Forty years ago, country singer Merle Haggard, in his song, “Are the Good Times Really Over for Good,” wished “a Ford and a Chevy would still last 10 years like they should.”
Well, many of them do last 10 years and more these days, given the proper maintenance and depending on whether you can get replacement computer chips if one or more goes bad.
And judging from the plethora of telephone calls offering to extend the warranty on any kind of model, you wouldn’t think there’s a shortage of parts of any kind.
But obviously there is.
Both Ford and General Motors, along with Toyota and other auto manufacturers, are idling production at some of their plants because of an international shortage of computer chips that comprise the processing and memory units of the modern digital computer.
The shortage of chips, like so many other problems the past year and a half, is being blamed on COVID causing labor shortages and manufacturing shutdowns.
But COVID isn’t the only culprit.
Problems, in addition to the global pandemic, include a trade dispute with China, fires, drought and snowstorms.
Plus there is a soaring demand for chips that are now in everything from watches to kitchen appliances.
Add to that miscalculations on supply and demand.
The pandemic caused an initial slump in auto sales because few people were travelling anywhere and confidence in the economy was low. Car companies reacted by slimming down manufacturing and reducing orders for parts, including computer chips.
Modern cars, unlike the Ford or Chevy we once drove, contain dozens of computer chips to control everything from braking to steering and engine management.
Adding to the stress on chip manufacturers the pandemic caused a rush for home office items like laptops and smart phones, as many people transitioned to working from home. There was a similar rush for games consoles. Demand for cars picked up.
It added up to, as one writer put it, to a “perfect storm” causing less supply than demand.
As always, though, the supply eventually will catch up but not before the price of everything containing a chip, including automobiles, goes up. It’s already happening.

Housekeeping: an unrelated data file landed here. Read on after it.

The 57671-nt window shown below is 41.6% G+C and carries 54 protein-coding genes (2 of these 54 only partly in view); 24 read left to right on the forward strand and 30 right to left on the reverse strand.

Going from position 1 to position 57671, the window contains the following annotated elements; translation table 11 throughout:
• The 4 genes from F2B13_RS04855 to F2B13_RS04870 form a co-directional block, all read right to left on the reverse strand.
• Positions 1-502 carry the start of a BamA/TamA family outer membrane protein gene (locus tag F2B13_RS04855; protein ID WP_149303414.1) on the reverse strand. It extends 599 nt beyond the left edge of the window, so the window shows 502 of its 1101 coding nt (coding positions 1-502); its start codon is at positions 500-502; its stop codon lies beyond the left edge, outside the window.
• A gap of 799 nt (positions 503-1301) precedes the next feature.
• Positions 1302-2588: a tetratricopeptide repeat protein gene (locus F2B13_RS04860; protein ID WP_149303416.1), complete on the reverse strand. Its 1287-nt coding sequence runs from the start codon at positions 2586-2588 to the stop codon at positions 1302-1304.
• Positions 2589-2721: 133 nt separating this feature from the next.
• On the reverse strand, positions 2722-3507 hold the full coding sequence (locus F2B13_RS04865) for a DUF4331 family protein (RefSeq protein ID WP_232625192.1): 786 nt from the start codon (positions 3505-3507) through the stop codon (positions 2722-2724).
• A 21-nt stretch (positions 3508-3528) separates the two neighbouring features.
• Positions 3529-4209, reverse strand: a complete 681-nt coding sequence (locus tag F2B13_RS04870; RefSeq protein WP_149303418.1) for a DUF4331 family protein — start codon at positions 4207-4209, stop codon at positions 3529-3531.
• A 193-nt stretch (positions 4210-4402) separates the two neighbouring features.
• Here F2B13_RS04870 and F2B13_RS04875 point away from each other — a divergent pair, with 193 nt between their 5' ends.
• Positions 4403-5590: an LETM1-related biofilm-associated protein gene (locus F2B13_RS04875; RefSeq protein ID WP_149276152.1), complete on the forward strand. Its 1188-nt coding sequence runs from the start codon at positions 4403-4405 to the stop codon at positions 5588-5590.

Seems to me it should be of concern that only 12 percent of computer chips are now said to be produced in the United States, with the bulk coming from Asia, including Taiwan, South Korea and China.
The reason for this, of course, is it’s cheaper to outsource manufacturing of the chips to countries where labor costs less and regulations are fewer.
If this shortage drives up prices enough, maybe manufacturers will find it profitable to produce them in the U.S., but I wouldn’t bet on it.
I try not to fall into the habit of too many old folks who ascribe to another part of Haggard’s lyrics: “Are we rollin' down hill like a snowball headed for hell?”
But I can’t help but reflect on this country’s industrial might when the Japanese bombed Pearl Harbor in 1941, thrusting the U.S. into World War II.
The American automobile industry quickly and efficiently started manufacturing components and/or finished products for military jeeps, trucks, tanks and airplanes.
It’s a good thing they didn’t have to import parts from Asia.
This is a far-fetched idea, but maybe people trying to sell those extended car warranties should, instead, go to work building computer chips. But they’re probably in India rather than Bogue Chitto where they try to deceive you into thinking that’s where the calls are coming from.
Charlie Dunagin is editor and publisher emeritus of the McComb Enterprise-Journal. He lives in Oxford.